REVIEW

A new collection of essays by acclaimed Australian writers shows there is plenty of reason for both hope and despair in 2020

  • Fire Flood Plague: Australian Writers Respond to 2020, edited by Sophie Cunningham. Viking, $29.99.

On the surface there's not much to celebrate. But there have been positives arising from the challenges faced by society this year. And it's important to reflect on what has passed, how it has affected us and how we might move forward into a more equitable and sustainable future.

Author and editor, Sophie Cunningham, has collated an excellent book of essays entitled Fire Flood Plague to facilitate a probing and philosophical exploration of the issues faced in 2020. The collection brings together a diverse array of personal, reflective and cautionary writings from highly acclaimed Australian writers.

Billy Griffiths reminds us of another plague - one that occurred during colonisation of Australia, wiping out over a million Indigenous people. John Birmingham points out that we live in "an immensely privileged dominion occupied by a small number of deeply selfish people, suddenly confronted with the consequences of inaction (on climate change)". Joelle Gergis, a climate scientist from The Australian National University, discusses the trauma and grief she lives with each day in knowing what is to come.

Historian Tom Griffiths points out the link between the crises that have defined 2020 - the potentially irreversible impact of the Anthropocene - the Age of Humans - with over-population and rapid resource consumption. Sophie Cunningham looks at the appalling management of the Murray-Darling river systems on which so much of our food production depends.

But it's not all negative. Melissa Lucashenko reflects on the rapid action and solidarity among Indigenous peoples to prevent coronavirus infections in their communities. Jennifer Mills praises the networks of mutual care among neighbours during lockdowns around the globe. Jess Hill elucidates her appreciation for lockdown's gift of time that allowed her to reflect on her pre-COVID life and consider how we might live more effectively and compassionately. Kim Scott recalls, with mirth, the hysteria over restricted toilet paper supplies in supermarkets. Rebecca Giggs celebrates the opportunity to reconnect with nature during lockdown.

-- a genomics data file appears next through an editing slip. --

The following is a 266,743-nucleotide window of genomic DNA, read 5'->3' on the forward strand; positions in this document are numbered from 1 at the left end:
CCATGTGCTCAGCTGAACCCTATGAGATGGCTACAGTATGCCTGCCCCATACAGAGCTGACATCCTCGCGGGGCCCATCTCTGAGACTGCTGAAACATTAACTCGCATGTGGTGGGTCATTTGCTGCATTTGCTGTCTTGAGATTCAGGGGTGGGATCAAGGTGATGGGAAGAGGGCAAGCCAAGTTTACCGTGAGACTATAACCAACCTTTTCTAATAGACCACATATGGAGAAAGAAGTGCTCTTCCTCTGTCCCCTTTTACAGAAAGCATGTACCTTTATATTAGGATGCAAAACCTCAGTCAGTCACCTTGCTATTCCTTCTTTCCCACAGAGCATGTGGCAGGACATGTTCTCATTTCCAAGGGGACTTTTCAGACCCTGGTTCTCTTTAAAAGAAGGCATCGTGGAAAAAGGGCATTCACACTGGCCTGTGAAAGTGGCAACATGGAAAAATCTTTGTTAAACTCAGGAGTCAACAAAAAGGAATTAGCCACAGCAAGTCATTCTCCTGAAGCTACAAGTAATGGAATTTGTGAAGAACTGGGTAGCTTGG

The good news is that Tim Flannery still believes we can take action to salvage our future, but we must do so quickly and immediately. We know what to do. We've shown we can make extensive, instantaneous change during this pandemic. So, let's do it.

While some readers may not want to relive the trauma of bushfires and COVID, there is much reason for hope in this book and a recurrent call for unity and action.

  • Karen Viggers is the author of four novels set in Australian landscapes. Her latest book is The Orchardist's Daughter.
This story Hope and despair, with fire, flood and plague first appeared on The Canberra Times.